How do you feel about Denmark's new 'Jewelry Bill'


Apr 30, 2005

QUOTE Copenhagen, Denmark (CNN)Danish lawmakers voted Tuesday in favor of controversial legislation empowering authorities to seize cash and valuables from asylum seekers to help cover their expenses.

The law was passed in parliament by 81 votes to 27, with one abstention.

The passing of the so-called jewelry bill allows the seizure of valuables worth more than 10,000 Danish kroner (about $1,453).

Items of "special sentimental value" such as "wedding rings, engagement rings, family portraits, decorations and medals" are exempted, according to the Danish Ministry of Immigration, Integration and Housing. But "watches, mobile phones and computers" can be confiscated, it says.

Initially I was outraged.
But after reading the enormous cost of the astonishing benefits these people will be GIVEN by the Danish government I'm split.

QUOTE "All Danish citizens and refugees coming here receive universal health care; you receive education from preschool to university, and you receive elderly care; you receive language training and integration training free of charge, paid for by the government," Liberal Party spokesman Jakob Ellemann-Jensen told CNN's Christiane Amanpour last month.

"The only demand that we set to measure this is if you have the means to pay for your housing and for your food -- regardless of whether you are a Dane or whether you are a refugee -- then you should."

The outrage should be directed at (and a big fat bill sent to) the F-ed up countries the refugees are fleeing.

hay joe

Dec 13, 2007
Good for them. Danish lawmakers voted and that was the outcome. Others should respect their laws or stay away......That's one way to build a wall....and an exit door of course.


Aug 29, 2014
I don't disagree with it I guess. Is it fair if a refugee has a 2ct diamond necklace and is getting free food/housing? They could easily sell that and be able to pay for a good portion of that cost. It does say that engagement and wedding rings are exempt, so you could just set your diamond into a ring and say it's your e-ring.

The amount of refugees that have this amount of high value item on them seems somewhat unlikely, but I guess in the rare case it happens (I hope rare) then it seems fair. Denmark (and a lot of the other Scandinavian countries) do treat their citizens very well. They pay high taxes for that treatment, and a refugee or someone just getting on their feet isn't going be paying taxes right away.


Oct 2, 2014
It seems unfair to invite someone to come, offer them all that stuff, and then take their possessions away, and they have no choice about the last two. Maybe they'd prefer to have less free stuff and keep their possessions. Has anyone asked them? I don't expect most of them want a free ride, anyway.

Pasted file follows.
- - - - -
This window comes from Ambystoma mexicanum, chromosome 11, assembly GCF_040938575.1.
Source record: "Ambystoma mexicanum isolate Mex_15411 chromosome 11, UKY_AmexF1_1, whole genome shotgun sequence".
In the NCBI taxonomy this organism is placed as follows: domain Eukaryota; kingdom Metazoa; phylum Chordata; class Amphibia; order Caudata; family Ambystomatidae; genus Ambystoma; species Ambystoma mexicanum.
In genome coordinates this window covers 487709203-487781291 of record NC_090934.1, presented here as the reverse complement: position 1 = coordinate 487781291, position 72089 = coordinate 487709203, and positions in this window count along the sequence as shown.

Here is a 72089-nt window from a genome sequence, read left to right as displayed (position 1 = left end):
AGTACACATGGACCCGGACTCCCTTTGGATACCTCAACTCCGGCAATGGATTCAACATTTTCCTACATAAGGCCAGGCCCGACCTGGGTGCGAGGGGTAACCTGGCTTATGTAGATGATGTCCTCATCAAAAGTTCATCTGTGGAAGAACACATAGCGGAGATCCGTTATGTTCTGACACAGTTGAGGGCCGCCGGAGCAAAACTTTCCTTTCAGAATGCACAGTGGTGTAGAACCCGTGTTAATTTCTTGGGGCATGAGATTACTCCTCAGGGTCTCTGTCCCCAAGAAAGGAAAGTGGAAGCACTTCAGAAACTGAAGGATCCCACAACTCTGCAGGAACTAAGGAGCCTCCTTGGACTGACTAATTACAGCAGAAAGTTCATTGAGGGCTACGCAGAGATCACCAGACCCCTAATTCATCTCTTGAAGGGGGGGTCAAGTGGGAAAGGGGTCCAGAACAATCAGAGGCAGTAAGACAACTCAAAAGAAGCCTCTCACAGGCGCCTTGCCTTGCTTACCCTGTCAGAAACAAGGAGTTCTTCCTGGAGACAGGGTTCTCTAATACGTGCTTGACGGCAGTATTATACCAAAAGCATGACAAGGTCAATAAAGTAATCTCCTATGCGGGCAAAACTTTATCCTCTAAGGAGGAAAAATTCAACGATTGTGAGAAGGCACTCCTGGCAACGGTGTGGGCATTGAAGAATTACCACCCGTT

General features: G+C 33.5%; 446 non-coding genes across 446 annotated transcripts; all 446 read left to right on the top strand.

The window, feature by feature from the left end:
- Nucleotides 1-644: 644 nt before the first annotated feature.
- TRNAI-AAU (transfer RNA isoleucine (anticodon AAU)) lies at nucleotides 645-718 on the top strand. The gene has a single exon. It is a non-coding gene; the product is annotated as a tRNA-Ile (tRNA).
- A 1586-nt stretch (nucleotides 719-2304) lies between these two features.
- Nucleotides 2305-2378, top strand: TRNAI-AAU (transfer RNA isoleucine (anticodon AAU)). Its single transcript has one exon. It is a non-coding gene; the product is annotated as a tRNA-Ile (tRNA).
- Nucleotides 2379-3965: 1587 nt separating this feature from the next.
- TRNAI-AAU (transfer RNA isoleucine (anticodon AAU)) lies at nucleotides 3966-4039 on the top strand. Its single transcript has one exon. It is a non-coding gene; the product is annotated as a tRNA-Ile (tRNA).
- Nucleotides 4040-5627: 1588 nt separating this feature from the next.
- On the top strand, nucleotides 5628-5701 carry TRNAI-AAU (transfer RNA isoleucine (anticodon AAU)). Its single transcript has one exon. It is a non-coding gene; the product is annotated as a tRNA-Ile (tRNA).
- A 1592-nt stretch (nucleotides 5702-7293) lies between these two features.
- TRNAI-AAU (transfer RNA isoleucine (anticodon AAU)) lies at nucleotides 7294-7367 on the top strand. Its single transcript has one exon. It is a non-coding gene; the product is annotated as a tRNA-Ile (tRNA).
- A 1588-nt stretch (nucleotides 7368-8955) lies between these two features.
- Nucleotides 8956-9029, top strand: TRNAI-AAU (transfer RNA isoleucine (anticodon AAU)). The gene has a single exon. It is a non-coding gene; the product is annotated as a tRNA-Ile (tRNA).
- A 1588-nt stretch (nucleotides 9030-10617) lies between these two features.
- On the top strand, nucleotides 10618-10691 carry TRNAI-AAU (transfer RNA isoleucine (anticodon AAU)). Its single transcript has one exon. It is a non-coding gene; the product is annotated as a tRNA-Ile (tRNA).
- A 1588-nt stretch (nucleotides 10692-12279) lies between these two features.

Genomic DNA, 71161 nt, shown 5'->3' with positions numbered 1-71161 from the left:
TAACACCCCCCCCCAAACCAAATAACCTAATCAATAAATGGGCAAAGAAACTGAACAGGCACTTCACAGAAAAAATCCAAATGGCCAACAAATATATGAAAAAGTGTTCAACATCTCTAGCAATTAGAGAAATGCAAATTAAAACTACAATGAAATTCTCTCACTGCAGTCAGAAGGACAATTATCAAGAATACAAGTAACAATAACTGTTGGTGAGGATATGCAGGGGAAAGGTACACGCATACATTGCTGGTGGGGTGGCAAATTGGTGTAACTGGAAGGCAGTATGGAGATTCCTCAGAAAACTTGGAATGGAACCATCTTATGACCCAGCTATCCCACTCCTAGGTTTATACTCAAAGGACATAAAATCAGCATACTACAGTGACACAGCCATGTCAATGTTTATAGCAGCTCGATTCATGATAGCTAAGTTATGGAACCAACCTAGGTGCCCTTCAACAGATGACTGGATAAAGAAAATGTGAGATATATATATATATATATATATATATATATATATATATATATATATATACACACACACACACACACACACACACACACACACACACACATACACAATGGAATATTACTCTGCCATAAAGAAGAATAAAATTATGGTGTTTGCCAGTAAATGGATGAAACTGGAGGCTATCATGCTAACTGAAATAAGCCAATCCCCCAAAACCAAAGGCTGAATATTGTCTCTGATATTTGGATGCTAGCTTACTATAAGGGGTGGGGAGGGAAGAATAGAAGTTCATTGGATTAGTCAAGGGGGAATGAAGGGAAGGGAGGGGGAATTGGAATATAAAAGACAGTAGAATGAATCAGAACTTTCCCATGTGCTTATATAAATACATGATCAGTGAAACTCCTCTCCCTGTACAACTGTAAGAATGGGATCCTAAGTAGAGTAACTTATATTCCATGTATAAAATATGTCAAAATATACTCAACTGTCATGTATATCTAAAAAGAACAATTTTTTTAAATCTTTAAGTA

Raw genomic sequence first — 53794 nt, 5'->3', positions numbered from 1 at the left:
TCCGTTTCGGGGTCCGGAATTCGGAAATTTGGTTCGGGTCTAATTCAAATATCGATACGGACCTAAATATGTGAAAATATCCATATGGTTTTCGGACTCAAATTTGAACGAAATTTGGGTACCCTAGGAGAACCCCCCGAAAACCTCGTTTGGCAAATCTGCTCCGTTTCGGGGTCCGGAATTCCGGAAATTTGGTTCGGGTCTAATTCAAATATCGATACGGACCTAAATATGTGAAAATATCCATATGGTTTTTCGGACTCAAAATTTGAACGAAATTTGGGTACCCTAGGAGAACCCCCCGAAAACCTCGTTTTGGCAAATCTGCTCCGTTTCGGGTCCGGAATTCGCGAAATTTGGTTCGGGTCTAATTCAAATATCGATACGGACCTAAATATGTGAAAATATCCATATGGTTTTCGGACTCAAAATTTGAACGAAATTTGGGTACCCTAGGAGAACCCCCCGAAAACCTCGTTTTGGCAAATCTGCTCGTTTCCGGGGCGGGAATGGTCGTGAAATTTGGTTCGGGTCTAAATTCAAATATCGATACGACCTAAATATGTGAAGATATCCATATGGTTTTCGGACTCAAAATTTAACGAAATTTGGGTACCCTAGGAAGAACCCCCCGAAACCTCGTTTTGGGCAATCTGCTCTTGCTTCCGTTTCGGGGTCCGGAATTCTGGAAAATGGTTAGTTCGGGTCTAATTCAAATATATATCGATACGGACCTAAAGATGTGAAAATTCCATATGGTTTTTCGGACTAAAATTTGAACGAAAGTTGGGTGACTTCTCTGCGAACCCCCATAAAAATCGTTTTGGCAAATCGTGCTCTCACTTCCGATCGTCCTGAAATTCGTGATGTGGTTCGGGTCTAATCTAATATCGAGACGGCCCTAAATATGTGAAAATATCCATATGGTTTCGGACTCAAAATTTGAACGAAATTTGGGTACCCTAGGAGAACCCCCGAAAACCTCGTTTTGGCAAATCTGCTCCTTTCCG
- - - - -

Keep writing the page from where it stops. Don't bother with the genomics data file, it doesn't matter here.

Also, haven't they lost enough already? Not been traumatized enough? I bet Danish citizens aren't subject to having their possessions seized. It's not the refugees' fault that their country exploded into anarchy. This is just another example of people who are traumatized and displaced through no fault of their own being treated as lesser beings. Isn't there a court of Human Rights in Europe that is supposed to protect against people being treated this way - i.e. having their human rights infringed upon? In this case, the right to not have their things taken away on top of everything else, and the right to have the choice about the free stuff versus possessions.

I'm surprised there isn't more sympathy in general for the refugees and more respect for what they have gone through, being forced to leave their homeland and native tongue, their homes and families, and enter a very unwelcoming West in order to survive. I know there have been some lurid headlines about violence from refugees, but that is only a small number of the total, and the vastly peaceable refugees shouldn't be tarred with the same brush.

Poor refugees. I cannot even begin to imagine what they have suffered. I wish I could give each of them a nice soft teddy bear and a cuddle.


Jun 8, 2008
I think if a country is welcoming refugees and giving them a chance at a good life and taking care of them re health, housing, food etc. then if they can afford to pay they should. IDK how I feel about them forcibly taking their jewels however as it conjures up pictures of the Jews fleeing the Nazis and losing everything in order to save their lives.

But if the person going to another country to make a better life for themselves has the means to afford the services they are receiving I do think they should pay. I mean what is the alternative? Drive up each person's tax even more to pay for the refugees who can pay for themselves? That doesn't seem fair.

Now if we are talking about people who are fleeing who have no money that is a different story and I would never want to turn someone in need away. But eventually I hope when they can get back on their feet and start a productive job they find a way of giving back to the community who took them in and hence become a giving and productive member of society.

Otherwise the system will not work and it would fall to pieces. You cannot keep giving things and services away and hope to survive forever. People have to give back when they can and want to give back because motivation fuels the hope for a better life.


Aug 27, 2011
I think there were other things in the Bill, such as not allowing asylum seekers to bring in members of their families for 3 years etc. The bottom line is that many European nations have been very welcoming to huge numbers of migrants- they are trying to find ways of making their country less attractive to these people.
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